Saturday Night Live



We have definitively arrived at the moment where Bob Dylan became uncool. If you watch Dylan from his earliest appearances on television or on stage at Newport in Murray Lerner’s documentaries or in Dont Look Back (especially!) Dylan seems to have been the coolest man on the planet. Watch the concert scenes in Renaldo and Clara and he was still the coolest man on the planet. Concert for Bangladesh and The Last Waltz? Still unbelievably cool. Now go watch Bob Dylan’s only appearance on Saturday Night Live. As he didn’t sing in Hattie Carroll, “now is the time you’re not cool”.

Bob Dylan appeared as the musical guest in second episode of the fifth season (20 October 1979). A bearded Eric Idle was the host. This was in the Bill Murray, Gilda Radnor, Lorraine Newman era – no Chevy, no Dan, no Belushi. You can watch the entire episode online here.

Watching old SNL is an odd experience. I was ten when this aired, so I didn’t see it then (I didn’t really see SNL until Eddie Murphy was part of the cast). The opening bit is ok, and most of the stuff with Idle isn’t great. The news segment is great. The best part of the whole thing – by miles – is the appearance by Andy Kaufman in his “I wrestle women” phase. He was an unbelievable heat magnet at this point in his career. That is a surreal experience. Most of the skits aren’t bad.

What is bad is Bob Dylan. Dylan does three songs: “Gotta Serve Somebody” (12:24 into the episode), “I Believe in You” (39:02) and “When You Gonna Wake Up?” (59:39). He never looks happy, not even for a second. He stands out there on stage dressed like a dad taking his kids to soccer practice. Gone are the sunglasses and awesome Rolling Thunder hats. Here is a button down shirt and faded denim jacket. He is the embodiment of anti-cool. Look at his band! Off to the side are four back-up singers (three women, one men). They are awesome – all decked out in spangly disco outfits. With Dylan looking like he just stepped out of the minivan.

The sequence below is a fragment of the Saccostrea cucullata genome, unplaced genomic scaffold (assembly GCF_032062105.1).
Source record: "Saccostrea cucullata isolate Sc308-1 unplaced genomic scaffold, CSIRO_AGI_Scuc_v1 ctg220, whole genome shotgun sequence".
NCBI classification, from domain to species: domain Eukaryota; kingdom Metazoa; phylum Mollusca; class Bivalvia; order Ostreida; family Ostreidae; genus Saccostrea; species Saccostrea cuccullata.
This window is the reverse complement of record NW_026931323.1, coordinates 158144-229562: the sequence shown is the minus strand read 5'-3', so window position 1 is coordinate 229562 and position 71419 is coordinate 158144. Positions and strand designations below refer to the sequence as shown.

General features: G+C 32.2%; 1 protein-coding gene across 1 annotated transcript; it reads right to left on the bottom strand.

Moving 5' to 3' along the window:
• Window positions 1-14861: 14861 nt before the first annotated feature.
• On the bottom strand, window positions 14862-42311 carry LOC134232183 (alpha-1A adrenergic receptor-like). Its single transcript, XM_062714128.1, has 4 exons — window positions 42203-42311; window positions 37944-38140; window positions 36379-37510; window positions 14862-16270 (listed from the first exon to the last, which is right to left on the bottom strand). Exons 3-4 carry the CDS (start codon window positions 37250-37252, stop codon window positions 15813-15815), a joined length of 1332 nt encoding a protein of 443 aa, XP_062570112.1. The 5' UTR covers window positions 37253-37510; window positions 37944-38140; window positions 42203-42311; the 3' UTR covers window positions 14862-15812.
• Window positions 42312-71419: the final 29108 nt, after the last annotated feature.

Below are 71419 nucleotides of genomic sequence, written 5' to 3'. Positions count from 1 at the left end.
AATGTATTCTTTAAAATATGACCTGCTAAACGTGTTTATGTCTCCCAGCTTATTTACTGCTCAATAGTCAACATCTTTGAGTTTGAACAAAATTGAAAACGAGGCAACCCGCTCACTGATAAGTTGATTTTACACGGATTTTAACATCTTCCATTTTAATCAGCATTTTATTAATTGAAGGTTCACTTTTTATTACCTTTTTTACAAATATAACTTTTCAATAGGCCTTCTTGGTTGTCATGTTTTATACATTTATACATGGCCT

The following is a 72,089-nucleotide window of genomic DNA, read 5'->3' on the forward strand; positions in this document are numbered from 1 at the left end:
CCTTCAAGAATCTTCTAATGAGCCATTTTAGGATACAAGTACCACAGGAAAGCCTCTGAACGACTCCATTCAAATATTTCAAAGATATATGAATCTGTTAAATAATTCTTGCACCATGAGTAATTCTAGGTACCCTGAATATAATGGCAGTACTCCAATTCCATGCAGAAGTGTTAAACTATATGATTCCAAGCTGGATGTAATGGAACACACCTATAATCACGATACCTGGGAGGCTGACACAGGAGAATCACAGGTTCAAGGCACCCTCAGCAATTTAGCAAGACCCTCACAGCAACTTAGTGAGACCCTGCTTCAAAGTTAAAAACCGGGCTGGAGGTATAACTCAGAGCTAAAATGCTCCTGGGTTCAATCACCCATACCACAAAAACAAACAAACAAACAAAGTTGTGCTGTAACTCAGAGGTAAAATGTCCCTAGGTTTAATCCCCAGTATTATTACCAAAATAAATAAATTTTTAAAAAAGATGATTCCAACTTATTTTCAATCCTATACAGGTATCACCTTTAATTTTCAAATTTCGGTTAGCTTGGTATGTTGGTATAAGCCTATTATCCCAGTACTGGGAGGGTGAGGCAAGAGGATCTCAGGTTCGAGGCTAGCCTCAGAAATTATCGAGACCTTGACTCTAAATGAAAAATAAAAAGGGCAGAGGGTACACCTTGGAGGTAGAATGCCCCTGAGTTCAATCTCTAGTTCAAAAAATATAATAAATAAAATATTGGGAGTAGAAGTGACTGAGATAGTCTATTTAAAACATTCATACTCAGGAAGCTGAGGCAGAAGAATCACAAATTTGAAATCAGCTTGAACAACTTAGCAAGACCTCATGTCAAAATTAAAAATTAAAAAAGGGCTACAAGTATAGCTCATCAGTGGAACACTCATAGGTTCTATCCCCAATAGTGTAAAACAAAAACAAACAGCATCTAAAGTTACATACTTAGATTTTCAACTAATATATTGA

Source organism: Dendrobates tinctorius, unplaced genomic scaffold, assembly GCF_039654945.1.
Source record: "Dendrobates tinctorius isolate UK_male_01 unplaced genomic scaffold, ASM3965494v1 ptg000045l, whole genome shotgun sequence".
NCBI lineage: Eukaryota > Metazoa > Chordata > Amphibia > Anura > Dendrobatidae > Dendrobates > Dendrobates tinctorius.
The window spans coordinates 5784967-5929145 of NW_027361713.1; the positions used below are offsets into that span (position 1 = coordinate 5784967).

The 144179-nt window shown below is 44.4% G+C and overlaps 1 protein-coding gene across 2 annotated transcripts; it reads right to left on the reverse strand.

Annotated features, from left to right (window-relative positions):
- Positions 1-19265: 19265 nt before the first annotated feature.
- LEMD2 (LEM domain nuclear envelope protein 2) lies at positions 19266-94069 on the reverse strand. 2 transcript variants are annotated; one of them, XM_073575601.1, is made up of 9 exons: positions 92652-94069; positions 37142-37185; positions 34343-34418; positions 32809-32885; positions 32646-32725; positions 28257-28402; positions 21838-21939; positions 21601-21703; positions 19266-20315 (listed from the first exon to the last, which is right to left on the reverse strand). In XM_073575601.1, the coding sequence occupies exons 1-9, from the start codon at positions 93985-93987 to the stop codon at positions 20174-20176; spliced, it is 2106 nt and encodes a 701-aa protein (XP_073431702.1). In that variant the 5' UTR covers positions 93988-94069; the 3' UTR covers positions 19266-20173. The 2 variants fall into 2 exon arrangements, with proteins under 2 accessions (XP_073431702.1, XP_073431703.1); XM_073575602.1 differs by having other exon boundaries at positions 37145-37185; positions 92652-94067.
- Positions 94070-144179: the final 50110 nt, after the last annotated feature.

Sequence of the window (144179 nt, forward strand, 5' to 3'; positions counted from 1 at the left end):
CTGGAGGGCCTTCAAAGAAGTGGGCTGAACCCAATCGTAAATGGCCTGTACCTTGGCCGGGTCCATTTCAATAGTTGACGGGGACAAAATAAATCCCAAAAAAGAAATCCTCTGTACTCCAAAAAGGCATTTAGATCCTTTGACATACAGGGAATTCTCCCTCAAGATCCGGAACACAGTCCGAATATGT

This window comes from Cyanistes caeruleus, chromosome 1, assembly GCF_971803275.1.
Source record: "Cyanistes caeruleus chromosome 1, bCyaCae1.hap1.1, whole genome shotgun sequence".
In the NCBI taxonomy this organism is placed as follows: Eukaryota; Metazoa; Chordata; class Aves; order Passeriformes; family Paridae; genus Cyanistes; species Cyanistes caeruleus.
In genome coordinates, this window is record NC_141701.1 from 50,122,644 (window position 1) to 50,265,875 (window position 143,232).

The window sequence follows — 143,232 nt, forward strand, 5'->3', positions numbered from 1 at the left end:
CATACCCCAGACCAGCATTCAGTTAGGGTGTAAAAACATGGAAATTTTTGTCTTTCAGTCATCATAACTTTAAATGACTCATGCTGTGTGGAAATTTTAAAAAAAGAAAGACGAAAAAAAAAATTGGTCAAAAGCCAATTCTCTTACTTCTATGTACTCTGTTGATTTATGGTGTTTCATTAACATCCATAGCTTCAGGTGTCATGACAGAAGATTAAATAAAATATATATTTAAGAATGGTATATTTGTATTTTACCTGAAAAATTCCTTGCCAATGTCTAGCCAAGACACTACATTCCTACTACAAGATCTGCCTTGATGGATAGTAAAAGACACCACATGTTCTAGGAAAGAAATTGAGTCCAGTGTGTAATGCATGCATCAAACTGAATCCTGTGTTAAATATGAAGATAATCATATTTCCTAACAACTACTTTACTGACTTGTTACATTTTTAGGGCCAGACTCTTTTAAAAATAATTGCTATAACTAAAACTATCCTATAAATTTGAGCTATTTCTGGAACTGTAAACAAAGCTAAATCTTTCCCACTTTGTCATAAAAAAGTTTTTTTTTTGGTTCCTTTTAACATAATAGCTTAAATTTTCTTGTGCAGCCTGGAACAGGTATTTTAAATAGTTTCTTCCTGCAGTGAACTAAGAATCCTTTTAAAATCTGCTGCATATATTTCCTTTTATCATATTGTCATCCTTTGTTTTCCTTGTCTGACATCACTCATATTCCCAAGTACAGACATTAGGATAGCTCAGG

These performances are pretty terrible. That may be a function of the genre. In almost forty years SNL has produced only a handful of truly memorable musical performances (Elvis Costello booting “Less Than Zero” for “Radio Radio” and getting banned; Simon and Garfunkel not looking at each other in the second episode ever; Sinead O’Connor ripping up the pope; Ashlee Simpson trying to lip-sync to the wrong song). In fact, if you google “Best SNL Musical performances” the top picks are Kanye West and Nirvana and Arcade Fire. I had forgotten all of those. As I say, not memorable.

Dylan is unforgettable, for all the wrong reasons. Lifeless, humourless, dour – this is why people hate the Christian period.

Andy Kaufman, though. Hilarious.

Here’s a clip of “Gotta Serve Somebody” that I can’t get to embed right now for some reason.

“Precious Angel”



It’s weird. I’ve listened to Slow Train Coming about ten times so far this week already, and I was very much under the impression that it moves from songs that are religious but not overtly so towards ones that are more explicit in their Christian point of view. Just now, however, I sat down and actually listened intently to “Precious Angel”, the second song on the album and the second single while reading the lyrics. And, yeah, that theory about gradualism was just shot to pieces.

This is a sort of creepy song. It is the subject of some speculation as to who the “Precious Angel” actually is. In some ways, I feel like this is one of the songs I’d least like to have Dylan sing about me. The whole whispered lyrics things, his phrasing, it’s just generally unenjoyable for me. I haven’t heard a good live version of it yet, but I’ve only dabbled in a couple of his concerts from 1979 (these range from actually pretty good to downright awful – check back in a couple of days).

Sort of a null entity for me. Don’t like it. Don’t have much to say. The end. Just ticking off this box, really.